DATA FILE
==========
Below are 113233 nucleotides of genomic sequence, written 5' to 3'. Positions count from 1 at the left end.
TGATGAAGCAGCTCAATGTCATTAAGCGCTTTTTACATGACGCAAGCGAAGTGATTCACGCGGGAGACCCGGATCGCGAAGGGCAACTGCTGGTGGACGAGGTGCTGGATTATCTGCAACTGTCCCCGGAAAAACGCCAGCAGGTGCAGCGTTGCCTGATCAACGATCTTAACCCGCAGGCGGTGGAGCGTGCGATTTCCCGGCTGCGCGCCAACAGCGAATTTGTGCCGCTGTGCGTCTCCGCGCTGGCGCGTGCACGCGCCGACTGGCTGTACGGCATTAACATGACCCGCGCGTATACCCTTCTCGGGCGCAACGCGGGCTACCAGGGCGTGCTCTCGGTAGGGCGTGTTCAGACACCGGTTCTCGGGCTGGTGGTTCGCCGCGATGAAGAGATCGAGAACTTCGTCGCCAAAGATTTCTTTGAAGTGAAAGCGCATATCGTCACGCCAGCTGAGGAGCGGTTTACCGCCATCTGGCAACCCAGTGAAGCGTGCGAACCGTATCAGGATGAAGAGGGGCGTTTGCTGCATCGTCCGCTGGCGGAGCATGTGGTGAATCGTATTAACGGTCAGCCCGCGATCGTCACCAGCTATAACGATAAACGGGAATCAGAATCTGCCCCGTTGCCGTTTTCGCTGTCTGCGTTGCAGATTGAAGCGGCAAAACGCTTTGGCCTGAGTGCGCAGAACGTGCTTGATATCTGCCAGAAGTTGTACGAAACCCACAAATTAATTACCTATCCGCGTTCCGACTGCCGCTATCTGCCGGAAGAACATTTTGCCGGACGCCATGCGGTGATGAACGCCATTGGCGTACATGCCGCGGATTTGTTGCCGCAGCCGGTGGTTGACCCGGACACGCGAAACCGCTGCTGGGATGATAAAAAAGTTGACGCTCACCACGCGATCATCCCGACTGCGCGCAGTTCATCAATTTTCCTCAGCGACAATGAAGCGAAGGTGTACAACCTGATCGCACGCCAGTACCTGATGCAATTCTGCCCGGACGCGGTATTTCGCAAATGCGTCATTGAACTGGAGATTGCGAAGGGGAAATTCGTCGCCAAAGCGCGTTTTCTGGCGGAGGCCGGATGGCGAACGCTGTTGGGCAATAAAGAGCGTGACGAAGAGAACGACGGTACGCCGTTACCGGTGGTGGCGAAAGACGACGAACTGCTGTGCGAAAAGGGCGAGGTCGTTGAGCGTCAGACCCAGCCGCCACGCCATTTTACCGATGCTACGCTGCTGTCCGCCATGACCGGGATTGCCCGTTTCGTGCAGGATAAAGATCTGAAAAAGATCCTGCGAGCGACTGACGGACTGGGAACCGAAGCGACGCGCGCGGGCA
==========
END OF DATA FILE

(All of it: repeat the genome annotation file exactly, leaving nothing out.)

Below are 113233 nucleotides of genomic sequence, written 5' to 3'. Positions count from 1 at the left end.
TGATGAAGCAGCTCAATGTCATTAAGCGCTTTTTACATGACGCAAGCGAAGTGATTCACGCGGGAGACCCGGATCGCGAAGGGCAACTGCTGGTGGACGAGGTGCTGGATTATCTGCAACTGTCCCCGGAAAAACGCCAGCAGGTGCAGCGTTGCCTGATCAACGATCTTAACCCGCAGGCGGTGGAGCGTGCGATTTCCCGGCTGCGCGCCAACAGCGAATTTGTGCCGCTGTGCGTCTCCGCGCTGGCGCGTGCACGCGCCGACTGGCTGTACGGCATTAACATGACCCGCGCGTATACCCTTCTCGGGCGCAACGCGGGCTACCAGGGCGTGCTCTCGGTAGGGCGTGTTCAGACACCGGTTCTCGGGCTGGTGGTTCGCCGCGATGAAGAGATCGAGAACTTCGTCGCCAAAGATTTCTTTGAAGTGAAAGCGCATATCGTCACGCCAGCTGAGGAGCGGTTTACCGCCATCTGGCAACCCAGTGAAGCGTGCGAACCGTATCAGGATGAAGAGGGGCGTTTGCTGCATCGTCCGCTGGCGGAGCATGTGGTGAATCGTATTAACGGTCAGCCCGCGATCGTCACCAGCTATAACGATAAACGGGAATCAGAATCTGCCCCGTTGCCGTTTTCGCTGTCTGCGTTGCAGATTGAAGCGGCAAAACGCTTTGGCCTGAGTGCGCAGAACGTGCTTGATATCTGCCAGAAGTTGTACGAAACCCACAAATTAATTACCTATCCGCGTTCCGACTGCCGCTATCTGCCGGAAGAACATTTTGCCGGACGCCATGCGGTGATGAACGCCATTGGCGTACATGCCGCGGATTTGTTGCCGCAGCCGGTGGTTGACCCGGACACGCGAAACCGCTGCTGGGATGATAAAAAAGTTGACGCTCACCACGCGATCATCCCGACTGCGCGCAGTTCATCAATTTTCCTCAGCGACAATGAAGCGAAGGTGTACAACCTGATCGCACGCCAGTACCTGATGCAATTCTGCCCGGACGCGGTATTTCGCAAATGCGTCATTGAACTGGAGATTGCGAAGGGGAAATTCGTCGCCAAAGCGCGTTTTCTGGCGGAGGCCGGATGGCGAACGCTGTTGGGCAATAAAGAGCGTGACGAAGAGAACGACGGTACGCCGTTACCGGTGGTGGCGAAAGACGACGAACTGCTGTGCGAAAAGGGCGAGGTCGTTGAGCGTCAGACCCAGCCGCCACGCCATTTTACCGATGCTACGCTGCTGTCCGCCATGACCGGGATTGCCCGTTTCGTGCAGGATAAAGATCTGAAAAAGATCCTGCGAGCGACTGACGGACTGGGAACCGAAGCGACGCGCGCGGGCA